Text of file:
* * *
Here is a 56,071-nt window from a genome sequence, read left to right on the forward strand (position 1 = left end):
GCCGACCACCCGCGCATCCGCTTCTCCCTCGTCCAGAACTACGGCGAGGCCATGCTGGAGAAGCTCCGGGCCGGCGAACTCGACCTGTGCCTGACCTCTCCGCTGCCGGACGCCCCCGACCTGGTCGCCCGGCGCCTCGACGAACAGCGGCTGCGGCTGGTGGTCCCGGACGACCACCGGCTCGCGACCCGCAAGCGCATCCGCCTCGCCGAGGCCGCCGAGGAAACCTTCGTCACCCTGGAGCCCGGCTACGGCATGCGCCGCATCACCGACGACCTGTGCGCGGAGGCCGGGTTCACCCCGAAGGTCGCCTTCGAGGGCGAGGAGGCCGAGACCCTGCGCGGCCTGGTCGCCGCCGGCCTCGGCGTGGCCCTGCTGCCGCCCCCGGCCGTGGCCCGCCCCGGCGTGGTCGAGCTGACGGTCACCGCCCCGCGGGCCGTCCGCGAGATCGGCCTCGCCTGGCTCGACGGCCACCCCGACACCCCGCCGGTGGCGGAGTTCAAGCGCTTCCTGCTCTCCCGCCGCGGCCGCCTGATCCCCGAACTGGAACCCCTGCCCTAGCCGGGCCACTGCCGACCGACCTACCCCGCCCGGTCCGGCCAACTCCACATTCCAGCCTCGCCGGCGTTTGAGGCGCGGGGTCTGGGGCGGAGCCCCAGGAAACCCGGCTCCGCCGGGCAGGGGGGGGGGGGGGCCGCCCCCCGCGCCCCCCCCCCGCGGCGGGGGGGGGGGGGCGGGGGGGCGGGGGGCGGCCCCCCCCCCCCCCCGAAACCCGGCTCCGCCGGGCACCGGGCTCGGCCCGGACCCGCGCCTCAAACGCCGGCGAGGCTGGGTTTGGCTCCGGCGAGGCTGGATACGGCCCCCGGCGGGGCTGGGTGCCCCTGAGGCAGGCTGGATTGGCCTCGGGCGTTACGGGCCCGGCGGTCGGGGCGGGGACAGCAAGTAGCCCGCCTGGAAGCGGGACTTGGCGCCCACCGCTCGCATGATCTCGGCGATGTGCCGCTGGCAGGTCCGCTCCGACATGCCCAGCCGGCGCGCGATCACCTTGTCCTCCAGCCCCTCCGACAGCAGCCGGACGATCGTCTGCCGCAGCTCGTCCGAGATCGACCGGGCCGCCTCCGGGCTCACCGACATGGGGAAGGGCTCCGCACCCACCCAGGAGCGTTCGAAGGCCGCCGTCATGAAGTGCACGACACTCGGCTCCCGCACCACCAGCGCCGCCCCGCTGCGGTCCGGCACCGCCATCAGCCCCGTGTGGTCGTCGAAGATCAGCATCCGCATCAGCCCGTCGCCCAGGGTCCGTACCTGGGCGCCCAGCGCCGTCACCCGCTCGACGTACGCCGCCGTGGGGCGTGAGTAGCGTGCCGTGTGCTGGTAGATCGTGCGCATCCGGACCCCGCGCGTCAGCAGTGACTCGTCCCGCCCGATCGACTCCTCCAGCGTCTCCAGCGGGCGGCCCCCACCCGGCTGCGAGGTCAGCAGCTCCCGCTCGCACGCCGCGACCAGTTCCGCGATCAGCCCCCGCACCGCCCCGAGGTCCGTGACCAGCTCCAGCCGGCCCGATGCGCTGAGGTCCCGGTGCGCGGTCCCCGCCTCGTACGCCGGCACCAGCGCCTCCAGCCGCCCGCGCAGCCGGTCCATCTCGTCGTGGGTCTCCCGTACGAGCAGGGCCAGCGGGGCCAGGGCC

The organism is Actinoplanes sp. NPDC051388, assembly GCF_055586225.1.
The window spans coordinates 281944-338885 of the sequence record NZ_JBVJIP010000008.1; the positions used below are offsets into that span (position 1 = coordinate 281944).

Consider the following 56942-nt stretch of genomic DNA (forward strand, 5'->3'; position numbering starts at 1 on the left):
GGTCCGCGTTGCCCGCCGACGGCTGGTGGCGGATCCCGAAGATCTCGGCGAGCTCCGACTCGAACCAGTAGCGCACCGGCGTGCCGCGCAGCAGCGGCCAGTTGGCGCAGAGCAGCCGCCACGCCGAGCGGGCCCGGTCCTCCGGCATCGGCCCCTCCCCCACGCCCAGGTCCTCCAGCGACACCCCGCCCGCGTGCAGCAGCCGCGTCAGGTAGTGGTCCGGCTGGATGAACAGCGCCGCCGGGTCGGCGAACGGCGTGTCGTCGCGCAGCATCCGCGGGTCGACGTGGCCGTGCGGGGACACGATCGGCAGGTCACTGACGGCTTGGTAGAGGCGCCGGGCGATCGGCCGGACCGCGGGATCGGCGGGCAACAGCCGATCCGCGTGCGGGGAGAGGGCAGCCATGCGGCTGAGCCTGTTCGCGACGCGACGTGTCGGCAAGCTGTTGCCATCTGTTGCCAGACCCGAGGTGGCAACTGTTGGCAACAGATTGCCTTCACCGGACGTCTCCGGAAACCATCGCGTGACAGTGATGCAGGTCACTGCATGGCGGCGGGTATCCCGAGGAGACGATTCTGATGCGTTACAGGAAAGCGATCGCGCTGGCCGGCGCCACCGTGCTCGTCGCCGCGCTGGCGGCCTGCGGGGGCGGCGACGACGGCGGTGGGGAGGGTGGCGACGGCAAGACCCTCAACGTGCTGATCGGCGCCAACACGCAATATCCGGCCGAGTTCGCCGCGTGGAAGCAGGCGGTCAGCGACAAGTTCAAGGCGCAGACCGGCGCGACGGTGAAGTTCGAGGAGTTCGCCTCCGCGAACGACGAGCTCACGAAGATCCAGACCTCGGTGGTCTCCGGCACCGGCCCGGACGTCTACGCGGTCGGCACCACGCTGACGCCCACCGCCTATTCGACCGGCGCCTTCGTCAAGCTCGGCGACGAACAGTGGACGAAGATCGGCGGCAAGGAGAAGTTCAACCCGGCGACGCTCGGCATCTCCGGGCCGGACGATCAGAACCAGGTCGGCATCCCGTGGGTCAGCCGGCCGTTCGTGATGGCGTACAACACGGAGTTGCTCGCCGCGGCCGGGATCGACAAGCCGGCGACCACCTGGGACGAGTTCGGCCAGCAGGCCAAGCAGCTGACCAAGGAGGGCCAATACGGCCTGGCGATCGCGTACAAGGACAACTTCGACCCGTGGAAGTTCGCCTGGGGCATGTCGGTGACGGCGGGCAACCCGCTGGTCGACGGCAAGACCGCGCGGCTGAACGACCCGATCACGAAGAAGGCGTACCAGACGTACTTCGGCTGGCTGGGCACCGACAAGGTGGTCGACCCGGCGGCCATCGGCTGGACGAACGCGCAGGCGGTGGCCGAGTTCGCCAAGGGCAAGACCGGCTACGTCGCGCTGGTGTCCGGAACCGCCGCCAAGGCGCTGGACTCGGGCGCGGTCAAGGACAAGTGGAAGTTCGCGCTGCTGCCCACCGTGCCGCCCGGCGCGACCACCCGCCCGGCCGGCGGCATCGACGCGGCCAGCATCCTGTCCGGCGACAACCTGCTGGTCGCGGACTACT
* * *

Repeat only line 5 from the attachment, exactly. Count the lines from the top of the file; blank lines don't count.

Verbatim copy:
Consider the following 56942-nt stretch of genomic DNA (forward strand, 5'->3'; position numbering starts at 1 on the left):